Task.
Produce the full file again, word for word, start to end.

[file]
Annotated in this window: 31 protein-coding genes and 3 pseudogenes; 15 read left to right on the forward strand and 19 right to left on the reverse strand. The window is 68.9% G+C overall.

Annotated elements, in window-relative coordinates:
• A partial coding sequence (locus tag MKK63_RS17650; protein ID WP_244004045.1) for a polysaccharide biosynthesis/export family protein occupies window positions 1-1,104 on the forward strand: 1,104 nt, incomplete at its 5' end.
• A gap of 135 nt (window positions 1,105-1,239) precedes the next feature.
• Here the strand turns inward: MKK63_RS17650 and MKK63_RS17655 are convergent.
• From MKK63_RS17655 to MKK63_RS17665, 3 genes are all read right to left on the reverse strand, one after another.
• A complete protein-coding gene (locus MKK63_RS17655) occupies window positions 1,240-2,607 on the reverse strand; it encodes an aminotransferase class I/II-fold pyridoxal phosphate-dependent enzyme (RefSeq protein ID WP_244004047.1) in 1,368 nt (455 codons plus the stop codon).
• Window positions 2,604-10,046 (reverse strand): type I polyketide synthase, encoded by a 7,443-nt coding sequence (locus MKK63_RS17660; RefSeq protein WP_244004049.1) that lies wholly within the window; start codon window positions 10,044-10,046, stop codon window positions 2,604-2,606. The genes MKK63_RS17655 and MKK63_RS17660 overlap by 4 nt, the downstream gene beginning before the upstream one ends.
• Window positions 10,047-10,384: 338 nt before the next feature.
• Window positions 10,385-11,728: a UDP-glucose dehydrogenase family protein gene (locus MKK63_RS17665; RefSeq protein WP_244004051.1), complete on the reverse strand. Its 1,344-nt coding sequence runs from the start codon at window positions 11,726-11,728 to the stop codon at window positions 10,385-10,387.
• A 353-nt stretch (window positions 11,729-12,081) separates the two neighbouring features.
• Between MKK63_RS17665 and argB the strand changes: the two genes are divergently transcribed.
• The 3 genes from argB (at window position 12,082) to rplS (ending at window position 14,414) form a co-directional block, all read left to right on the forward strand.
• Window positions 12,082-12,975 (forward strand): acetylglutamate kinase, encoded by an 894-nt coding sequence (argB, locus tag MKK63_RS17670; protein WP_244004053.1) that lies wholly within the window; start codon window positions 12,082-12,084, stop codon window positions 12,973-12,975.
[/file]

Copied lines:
Annotated in this window: 31 protein-coding genes and 3 pseudogenes; 15 read left to right on the forward strand and 19 right to left on the reverse strand. The window is 68.9% G+C overall.

Annotated elements, in window-relative coordinates:
• A partial coding sequence (locus tag MKK63_RS17650; protein ID WP_244004045.1) for a polysaccharide biosynthesis/export family protein occupies window positions 1-1,104 on the forward strand: 1,104 nt, incomplete at its 5' end.
• A gap of 135 nt (window positions 1,105-1,239) precedes the next feature.
• Here the strand turns inward: MKK63_RS17650 and MKK63_RS17655 are convergent.
• From MKK63_RS17655 to MKK63_RS17665, 3 genes are all read right to left on the reverse strand, one after another.
• A complete protein-coding gene (locus MKK63_RS17655) occupies window positions 1,240-2,607 on the reverse strand; it encodes an aminotransferase class I/II-fold pyridoxal phosphate-dependent enzyme (RefSeq protein ID WP_244004047.1) in 1,368 nt (455 codons plus the stop codon).
• Window positions 2,604-10,046 (reverse strand): type I polyketide synthase, encoded by a 7,443-nt coding sequence (locus MKK63_RS17660; RefSeq protein WP_244004049.1) that lies wholly within the window; start codon window positions 10,044-10,046, stop codon window positions 2,604-2,606. The genes MKK63_RS17655 and MKK63_RS17660 overlap by 4 nt, the downstream gene beginning before the upstream one ends.
• Window positions 10,047-10,384: 338 nt before the next feature.
• Window positions 10,385-11,728: a UDP-glucose dehydrogenase family protein gene (locus MKK63_RS17665; RefSeq protein WP_244004051.1), complete on the reverse strand. Its 1,344-nt coding sequence runs from the start codon at window positions 11,726-11,728 to the stop codon at window positions 10,385-10,387.
• A 353-nt stretch (window positions 11,729-12,081) separates the two neighbouring features.
• Between MKK63_RS17665 and argB the strand changes: the two genes are divergently transcribed.
• The 3 genes from argB (at window position 12,082) to rplS (ending at window position 14,414) form a co-directional block, all read left to right on the forward strand.
• Window positions 12,082-12,975 (forward strand): acetylglutamate kinase, encoded by an 894-nt coding sequence (argB, locus tag MKK63_RS17670; protein WP_244004053.1) that lies wholly within the window; start codon window positions 12,082-12,084, stop codon window positions 12,973-12,975.